Each year on March 21st, South Africa celebrates Human Rights Day to commemorate the Sharpeville massacre of 1960. In honouring the fight for a democratic South Africa, Human Rights Day pays homage to all of those who fought and lost their lives in the struggle for freedom.

The History of Human Rights Day 

Human Rights Day is one of the most important public holidays in South Africa. When South Africa held its first democratic election in 1994, the newly elected president, Nelson Mandela, declared the 21st of March as Human Rights Day. 

The Sharpeville Massacre is a tragedy that marked a turning point for the future of South Africa. Human Rights Day shines a light on the ordinary people who fought for their fundamental rights and bravely opposed the apartheid regime. The 21st of March is a reminder for South Africans to rise in unison to proclaim their human rights continuously.

The ‘Dompas’, Pass Laws and the Sharpeville Massacre

When the Nationalist Party came into power in South Africa in 1948, the government legalised segregation by enforcing a series of laws that gave them control over the movement of people of colour. After implementing the Native Laws Amendment Act of 1952, no black person could leave a rural area for an urban one without a permit or “pass” from local authorities.

The pass included a photograph, details of place of origin, employment record and encounters with the police. Colloquially, the pass book was nicknamed the “dompas” which translates literally to “dumb pass” in Afrikaans.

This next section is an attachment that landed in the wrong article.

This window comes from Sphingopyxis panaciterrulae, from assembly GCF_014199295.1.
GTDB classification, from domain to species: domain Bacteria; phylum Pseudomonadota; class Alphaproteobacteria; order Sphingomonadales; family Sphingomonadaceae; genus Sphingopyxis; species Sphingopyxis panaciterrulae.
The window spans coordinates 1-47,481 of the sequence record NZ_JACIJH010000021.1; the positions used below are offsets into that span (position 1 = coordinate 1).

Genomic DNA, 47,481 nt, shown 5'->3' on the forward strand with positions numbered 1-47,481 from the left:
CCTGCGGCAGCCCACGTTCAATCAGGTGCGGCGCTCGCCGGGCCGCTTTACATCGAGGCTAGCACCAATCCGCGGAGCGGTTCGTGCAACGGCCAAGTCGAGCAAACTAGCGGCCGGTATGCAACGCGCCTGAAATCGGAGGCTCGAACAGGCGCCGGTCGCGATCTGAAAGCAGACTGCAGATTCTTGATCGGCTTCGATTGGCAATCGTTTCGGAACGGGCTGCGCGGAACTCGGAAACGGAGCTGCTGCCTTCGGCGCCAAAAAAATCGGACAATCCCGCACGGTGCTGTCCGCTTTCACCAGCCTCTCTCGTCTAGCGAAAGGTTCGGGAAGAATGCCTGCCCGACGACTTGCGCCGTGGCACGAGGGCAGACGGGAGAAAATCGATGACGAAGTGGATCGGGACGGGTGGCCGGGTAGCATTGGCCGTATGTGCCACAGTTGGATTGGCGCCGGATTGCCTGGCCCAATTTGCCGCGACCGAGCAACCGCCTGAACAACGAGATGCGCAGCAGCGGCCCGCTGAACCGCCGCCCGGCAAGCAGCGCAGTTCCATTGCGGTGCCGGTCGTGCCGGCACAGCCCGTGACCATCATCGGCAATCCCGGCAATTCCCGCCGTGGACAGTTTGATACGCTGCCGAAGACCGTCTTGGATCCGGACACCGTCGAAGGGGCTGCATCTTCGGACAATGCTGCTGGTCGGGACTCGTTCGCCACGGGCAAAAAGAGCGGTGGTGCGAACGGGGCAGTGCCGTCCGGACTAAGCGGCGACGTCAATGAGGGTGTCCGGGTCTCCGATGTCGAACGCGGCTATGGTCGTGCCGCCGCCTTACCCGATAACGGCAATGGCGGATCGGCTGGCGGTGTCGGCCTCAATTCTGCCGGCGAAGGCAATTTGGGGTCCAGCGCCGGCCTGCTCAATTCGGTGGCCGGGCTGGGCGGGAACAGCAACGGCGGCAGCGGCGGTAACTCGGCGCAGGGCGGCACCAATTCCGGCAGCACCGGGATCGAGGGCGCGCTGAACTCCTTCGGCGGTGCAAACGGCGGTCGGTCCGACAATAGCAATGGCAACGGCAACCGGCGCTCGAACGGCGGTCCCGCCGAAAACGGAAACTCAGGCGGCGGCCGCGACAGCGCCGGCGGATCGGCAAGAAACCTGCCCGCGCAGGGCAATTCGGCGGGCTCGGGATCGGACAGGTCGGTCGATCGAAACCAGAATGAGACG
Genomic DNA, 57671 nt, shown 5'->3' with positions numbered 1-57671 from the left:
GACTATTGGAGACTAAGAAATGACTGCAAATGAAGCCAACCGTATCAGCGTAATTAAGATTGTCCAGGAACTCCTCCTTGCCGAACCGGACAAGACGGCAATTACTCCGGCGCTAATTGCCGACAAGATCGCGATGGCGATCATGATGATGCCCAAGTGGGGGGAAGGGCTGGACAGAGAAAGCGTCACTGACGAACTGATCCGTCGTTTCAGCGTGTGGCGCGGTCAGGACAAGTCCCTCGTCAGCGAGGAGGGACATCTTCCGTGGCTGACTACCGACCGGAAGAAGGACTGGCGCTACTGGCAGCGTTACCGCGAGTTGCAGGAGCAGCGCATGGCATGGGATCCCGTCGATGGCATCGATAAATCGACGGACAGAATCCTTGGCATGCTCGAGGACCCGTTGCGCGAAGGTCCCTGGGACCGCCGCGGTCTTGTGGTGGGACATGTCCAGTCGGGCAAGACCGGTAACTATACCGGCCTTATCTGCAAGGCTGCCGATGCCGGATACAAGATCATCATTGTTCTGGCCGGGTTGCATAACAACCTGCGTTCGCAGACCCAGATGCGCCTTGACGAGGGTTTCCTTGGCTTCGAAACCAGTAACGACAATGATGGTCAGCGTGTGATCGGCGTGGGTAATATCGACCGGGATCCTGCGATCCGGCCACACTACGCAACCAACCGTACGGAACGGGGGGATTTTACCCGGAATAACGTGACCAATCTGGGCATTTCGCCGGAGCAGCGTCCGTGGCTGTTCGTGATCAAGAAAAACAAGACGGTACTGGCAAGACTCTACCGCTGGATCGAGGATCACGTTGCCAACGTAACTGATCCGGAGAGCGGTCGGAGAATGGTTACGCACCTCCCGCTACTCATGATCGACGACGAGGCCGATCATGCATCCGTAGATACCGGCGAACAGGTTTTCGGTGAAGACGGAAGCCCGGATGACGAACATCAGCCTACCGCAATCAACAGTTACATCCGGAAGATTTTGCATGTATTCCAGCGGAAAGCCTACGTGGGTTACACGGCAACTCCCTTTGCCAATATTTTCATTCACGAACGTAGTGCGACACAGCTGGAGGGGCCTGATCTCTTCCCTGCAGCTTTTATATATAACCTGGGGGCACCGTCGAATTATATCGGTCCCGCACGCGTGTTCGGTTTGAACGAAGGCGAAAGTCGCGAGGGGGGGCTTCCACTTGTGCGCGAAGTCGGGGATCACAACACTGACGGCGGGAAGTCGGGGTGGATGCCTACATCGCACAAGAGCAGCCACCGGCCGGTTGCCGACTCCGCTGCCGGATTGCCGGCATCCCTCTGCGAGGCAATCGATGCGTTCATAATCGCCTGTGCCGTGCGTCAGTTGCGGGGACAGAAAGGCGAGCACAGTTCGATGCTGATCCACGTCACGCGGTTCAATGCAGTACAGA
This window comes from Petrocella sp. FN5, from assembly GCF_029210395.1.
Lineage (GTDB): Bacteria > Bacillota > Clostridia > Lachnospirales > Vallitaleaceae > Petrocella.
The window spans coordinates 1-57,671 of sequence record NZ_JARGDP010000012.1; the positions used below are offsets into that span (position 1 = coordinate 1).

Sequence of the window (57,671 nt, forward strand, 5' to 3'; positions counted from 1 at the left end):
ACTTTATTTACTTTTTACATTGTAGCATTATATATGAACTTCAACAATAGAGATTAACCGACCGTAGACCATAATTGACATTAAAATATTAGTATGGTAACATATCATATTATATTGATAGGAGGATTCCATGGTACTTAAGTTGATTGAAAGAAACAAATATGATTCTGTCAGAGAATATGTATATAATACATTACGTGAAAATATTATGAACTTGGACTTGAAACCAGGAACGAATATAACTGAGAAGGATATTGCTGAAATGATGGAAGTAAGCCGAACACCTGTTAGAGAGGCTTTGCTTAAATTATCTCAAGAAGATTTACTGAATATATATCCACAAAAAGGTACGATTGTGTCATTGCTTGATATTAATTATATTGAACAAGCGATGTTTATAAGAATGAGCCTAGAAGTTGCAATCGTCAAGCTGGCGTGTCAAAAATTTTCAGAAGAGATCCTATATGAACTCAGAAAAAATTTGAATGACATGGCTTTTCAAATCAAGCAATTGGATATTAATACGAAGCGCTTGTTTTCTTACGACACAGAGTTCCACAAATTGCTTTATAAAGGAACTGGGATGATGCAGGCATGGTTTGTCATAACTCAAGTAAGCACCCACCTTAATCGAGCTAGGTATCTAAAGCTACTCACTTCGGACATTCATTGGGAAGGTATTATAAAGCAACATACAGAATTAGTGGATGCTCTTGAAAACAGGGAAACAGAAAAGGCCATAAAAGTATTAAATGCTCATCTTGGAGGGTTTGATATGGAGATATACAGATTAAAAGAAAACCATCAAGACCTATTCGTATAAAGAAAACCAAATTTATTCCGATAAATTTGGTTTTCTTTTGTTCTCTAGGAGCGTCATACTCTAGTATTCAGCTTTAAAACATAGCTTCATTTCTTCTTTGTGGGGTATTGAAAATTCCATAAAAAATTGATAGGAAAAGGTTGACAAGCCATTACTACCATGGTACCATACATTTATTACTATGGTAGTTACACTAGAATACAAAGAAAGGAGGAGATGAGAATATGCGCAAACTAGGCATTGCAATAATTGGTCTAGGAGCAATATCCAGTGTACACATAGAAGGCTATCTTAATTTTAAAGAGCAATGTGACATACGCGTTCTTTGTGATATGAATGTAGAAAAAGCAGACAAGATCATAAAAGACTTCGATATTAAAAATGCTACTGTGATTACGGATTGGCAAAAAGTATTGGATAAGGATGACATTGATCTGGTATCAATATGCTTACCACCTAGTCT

Entrance of Apartheid Museum in Johannesburg
Entrance of Apartheid Museum in Johannesburg where enlarged pass books can be seen.

On the 21st March 1960, the Pan Africanist Congress (PAC) organised a peaceful campaign for women, men and children to gather in Sharpeville without their passes and present themselves for arrest.

Approximately 10 000 people gathered outside of a police station in the Sharpeville township to protest against the pass laws. Despite the protest being non-violent, police opened fire on the crowd, killing 69 people and injuring an additional 180 victims, the majority of which were shot in the back as they attempted to flee the shooting.

A few days later, a State of Emergency was declared by the Apartheid government, and both the PAC and African National Congress (ANC) were banned. The Sharpeville massacre provoked protest action to spread throughout the country but was met with similar violent suppression. During this time, thousands of ordinary people were arrested and injured by police, but the anti-apartheid movement continued underground.

This tragedy would go down in history as the Sharpeville Massacre. It would late be commemorated annually on the 21st of March as Human Rights Day.

Learn about South Africa’s delicate past by visiting fascinating museums, monuments, memorials and historical sites around the country view our selection of History and Politics Tours and contact us to book.

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